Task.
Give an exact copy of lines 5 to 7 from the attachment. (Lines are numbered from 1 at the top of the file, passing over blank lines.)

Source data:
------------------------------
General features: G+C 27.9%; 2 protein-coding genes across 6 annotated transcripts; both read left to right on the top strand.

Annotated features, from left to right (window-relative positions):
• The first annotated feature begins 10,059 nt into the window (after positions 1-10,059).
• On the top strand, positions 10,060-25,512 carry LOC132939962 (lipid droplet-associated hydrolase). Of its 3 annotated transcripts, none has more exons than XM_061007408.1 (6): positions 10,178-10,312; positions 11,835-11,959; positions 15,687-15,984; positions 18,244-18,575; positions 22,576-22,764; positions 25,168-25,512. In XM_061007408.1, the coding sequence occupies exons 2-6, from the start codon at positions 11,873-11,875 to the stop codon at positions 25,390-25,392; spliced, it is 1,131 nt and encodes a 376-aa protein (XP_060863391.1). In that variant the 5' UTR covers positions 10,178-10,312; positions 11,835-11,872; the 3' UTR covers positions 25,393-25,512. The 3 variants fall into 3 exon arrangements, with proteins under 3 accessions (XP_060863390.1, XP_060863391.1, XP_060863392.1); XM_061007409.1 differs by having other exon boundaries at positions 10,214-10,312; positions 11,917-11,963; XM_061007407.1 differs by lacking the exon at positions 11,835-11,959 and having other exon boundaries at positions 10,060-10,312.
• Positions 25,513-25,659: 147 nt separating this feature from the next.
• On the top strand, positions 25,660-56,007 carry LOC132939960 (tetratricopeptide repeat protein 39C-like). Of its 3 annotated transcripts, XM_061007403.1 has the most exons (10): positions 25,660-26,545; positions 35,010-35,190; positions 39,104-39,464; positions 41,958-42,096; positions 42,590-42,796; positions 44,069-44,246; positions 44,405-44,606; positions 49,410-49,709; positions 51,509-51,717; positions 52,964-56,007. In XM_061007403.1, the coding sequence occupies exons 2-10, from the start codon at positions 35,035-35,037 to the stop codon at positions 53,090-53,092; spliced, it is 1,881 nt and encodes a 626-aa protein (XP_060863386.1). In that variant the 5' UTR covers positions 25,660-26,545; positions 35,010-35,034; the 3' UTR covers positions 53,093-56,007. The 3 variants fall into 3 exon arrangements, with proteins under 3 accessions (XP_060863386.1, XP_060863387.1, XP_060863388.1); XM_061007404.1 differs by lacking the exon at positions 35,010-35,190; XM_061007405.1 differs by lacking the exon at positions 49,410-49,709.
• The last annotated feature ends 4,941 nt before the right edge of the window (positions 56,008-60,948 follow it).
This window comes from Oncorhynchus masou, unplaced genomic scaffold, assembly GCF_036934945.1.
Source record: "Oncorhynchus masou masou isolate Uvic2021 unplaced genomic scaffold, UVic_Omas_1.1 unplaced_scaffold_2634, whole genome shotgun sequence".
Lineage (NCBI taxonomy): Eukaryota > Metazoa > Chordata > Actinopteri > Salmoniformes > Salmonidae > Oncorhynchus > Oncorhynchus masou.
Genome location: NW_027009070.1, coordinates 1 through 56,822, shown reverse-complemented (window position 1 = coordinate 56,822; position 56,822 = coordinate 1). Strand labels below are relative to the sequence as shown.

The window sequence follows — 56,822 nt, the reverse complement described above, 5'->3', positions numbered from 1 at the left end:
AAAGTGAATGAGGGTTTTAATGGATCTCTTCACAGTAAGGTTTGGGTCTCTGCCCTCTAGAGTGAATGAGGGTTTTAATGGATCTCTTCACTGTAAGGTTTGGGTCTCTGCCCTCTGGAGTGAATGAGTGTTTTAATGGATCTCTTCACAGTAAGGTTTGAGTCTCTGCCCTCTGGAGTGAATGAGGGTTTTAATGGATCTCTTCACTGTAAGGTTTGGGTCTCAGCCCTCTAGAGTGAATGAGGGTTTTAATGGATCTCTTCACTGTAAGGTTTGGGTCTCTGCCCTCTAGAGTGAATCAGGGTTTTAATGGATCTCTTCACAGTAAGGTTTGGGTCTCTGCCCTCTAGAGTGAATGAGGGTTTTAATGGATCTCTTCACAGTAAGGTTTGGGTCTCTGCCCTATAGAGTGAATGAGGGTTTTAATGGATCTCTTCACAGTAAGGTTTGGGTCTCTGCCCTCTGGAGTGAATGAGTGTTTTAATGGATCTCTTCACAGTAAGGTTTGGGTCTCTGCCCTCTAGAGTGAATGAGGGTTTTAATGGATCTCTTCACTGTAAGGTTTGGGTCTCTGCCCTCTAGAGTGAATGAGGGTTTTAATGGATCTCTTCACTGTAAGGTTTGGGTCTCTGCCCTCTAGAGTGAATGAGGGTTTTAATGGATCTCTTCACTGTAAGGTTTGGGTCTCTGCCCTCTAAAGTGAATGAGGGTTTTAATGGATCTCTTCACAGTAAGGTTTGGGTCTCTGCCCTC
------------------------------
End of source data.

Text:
• Positions 25,513-25,659: 147 nt separating this feature from the next.
• On the top strand, positions 25,660-56,007 carry LOC132939960 (tetratricopeptide repeat protein 39C-like). Of its 3 annotated transcripts, XM_061007403.1 has the most exons (10): positions 25,660-26,545; positions 35,010-35,190; positions 39,104-39,464; positions 41,958-42,096; positions 42,590-42,796; positions 44,069-44,246; positions 44,405-44,606; positions 49,410-49,709; positions 51,509-51,717; positions 52,964-56,007. In XM_061007403.1, the coding sequence occupies exons 2-10, from the start codon at positions 35,035-35,037 to the stop codon at positions 53,090-53,092; spliced, it is 1,881 nt and encodes a 626-aa protein (XP_060863386.1). In that variant the 5' UTR covers positions 25,660-26,545; positions 35,010-35,034; the 3' UTR covers positions 53,093-56,007. The 3 variants fall into 3 exon arrangements, with proteins under 3 accessions (XP_060863386.1, XP_060863387.1, XP_060863388.1); XM_061007404.1 differs by lacking the exon at positions 35,010-35,190; XM_061007405.1 differs by lacking the exon at positions 49,410-49,709.
• The last annotated feature ends 4,941 nt before the right edge of the window (positions 56,008-60,948 follow it).